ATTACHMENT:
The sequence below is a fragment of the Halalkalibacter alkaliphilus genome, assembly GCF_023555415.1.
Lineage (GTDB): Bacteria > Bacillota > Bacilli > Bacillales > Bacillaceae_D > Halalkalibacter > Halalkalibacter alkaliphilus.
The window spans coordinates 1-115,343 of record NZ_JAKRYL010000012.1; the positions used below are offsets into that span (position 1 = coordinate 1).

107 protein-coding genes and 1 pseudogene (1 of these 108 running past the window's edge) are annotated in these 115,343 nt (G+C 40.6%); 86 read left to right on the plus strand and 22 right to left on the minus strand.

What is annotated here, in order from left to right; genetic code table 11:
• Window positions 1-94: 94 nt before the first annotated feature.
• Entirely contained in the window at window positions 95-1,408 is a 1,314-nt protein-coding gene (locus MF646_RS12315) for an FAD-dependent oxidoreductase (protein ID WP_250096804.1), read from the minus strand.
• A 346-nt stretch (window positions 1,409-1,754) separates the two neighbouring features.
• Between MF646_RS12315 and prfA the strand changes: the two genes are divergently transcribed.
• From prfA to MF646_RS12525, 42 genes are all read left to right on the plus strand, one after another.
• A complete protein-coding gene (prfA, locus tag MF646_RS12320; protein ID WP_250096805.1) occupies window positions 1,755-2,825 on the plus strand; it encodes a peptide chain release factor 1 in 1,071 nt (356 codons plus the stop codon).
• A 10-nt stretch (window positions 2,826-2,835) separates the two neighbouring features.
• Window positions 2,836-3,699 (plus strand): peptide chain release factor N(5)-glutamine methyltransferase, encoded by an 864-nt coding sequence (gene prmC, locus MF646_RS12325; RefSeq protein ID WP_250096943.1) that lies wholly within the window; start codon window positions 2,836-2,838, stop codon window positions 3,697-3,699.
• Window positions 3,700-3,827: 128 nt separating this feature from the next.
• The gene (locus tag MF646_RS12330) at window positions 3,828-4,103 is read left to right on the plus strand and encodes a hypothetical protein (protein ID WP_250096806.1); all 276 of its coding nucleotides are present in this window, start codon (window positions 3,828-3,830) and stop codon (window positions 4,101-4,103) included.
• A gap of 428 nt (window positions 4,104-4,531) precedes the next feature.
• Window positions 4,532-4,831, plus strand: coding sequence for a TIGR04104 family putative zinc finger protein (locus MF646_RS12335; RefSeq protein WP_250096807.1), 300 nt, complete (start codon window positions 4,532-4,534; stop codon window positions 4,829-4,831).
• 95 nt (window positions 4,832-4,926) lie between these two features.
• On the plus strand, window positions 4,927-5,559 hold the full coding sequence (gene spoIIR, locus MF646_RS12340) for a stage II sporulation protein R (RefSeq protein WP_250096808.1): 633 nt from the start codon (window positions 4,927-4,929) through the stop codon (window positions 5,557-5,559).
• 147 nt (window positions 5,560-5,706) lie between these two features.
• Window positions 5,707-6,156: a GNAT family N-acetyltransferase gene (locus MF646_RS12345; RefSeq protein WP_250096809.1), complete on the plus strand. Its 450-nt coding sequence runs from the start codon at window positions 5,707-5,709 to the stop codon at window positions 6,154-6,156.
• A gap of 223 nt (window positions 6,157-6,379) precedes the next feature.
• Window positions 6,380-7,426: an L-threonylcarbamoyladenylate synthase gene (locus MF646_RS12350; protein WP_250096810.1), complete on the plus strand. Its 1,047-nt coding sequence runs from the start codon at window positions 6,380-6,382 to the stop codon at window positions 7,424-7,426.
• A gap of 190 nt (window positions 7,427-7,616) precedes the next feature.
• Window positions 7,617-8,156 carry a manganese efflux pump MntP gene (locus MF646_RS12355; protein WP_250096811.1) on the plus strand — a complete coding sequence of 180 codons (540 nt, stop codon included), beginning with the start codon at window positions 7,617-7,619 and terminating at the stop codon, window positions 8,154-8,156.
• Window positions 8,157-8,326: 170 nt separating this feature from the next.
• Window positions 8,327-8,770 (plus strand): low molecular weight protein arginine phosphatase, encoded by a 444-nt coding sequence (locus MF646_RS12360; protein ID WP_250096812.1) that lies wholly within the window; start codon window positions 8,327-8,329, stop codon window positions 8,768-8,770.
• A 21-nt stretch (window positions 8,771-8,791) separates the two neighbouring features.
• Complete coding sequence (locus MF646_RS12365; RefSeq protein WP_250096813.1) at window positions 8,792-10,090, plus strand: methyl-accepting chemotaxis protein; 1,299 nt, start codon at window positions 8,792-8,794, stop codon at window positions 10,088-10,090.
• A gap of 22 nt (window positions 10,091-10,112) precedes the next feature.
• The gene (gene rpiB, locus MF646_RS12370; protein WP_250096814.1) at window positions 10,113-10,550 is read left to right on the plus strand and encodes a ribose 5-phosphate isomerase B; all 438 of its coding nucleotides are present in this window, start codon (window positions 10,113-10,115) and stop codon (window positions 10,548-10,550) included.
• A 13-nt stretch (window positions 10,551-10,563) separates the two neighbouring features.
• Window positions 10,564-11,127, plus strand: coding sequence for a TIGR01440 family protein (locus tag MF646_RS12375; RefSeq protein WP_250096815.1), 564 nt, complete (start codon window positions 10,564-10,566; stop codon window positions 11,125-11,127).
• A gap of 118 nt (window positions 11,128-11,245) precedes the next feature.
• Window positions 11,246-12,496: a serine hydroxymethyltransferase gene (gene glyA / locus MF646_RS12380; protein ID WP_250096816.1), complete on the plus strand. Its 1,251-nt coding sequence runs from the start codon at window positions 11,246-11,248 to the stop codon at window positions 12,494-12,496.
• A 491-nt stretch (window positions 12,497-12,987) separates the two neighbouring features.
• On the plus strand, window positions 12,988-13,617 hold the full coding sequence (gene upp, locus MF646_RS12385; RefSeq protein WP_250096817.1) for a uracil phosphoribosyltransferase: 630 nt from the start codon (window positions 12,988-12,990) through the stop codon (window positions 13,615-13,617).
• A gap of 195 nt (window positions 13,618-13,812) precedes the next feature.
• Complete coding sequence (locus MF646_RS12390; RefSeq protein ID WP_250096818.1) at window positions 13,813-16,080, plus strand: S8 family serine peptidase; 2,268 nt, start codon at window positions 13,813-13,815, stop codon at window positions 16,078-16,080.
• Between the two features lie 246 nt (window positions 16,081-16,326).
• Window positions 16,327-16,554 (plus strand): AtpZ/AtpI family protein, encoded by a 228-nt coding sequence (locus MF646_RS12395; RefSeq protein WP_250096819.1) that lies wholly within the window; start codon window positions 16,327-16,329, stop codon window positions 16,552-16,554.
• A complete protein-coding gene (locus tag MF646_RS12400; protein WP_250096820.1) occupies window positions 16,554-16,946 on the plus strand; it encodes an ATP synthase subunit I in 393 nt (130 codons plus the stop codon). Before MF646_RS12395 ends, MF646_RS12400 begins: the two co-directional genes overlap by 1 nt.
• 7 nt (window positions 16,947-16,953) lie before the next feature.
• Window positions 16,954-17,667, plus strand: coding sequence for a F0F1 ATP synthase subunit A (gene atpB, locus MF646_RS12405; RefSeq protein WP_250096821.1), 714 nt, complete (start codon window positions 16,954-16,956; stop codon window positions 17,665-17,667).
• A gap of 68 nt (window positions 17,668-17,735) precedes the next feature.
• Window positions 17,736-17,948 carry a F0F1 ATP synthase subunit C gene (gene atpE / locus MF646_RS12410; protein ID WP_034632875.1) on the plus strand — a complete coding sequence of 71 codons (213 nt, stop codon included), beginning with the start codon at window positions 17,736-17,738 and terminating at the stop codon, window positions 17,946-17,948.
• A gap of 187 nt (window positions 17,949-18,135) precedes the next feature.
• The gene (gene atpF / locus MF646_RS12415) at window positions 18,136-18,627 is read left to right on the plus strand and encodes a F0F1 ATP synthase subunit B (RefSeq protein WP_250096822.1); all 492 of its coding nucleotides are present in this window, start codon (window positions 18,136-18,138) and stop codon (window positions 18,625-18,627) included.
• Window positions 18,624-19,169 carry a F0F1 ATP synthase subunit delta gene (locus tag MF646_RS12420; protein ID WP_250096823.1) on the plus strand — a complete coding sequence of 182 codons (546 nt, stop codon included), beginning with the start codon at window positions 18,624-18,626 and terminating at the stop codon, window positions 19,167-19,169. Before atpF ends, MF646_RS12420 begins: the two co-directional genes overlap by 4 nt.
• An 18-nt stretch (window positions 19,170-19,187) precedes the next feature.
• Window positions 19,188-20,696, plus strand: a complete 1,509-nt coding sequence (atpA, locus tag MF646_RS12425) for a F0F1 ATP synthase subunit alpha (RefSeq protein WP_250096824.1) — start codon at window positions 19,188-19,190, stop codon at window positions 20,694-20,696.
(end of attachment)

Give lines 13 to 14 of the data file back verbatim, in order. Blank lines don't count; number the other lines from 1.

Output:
• Window positions 2,836-3,699 (plus strand): peptide chain release factor N(5)-glutamine methyltransferase, encoded by an 864-nt coding sequence (gene prmC, locus MF646_RS12325; RefSeq protein ID WP_250096943.1) that lies wholly within the window; start codon window positions 2,836-2,838, stop codon window positions 3,697-3,699.
• Window positions 3,700-3,827: 128 nt separating this feature from the next.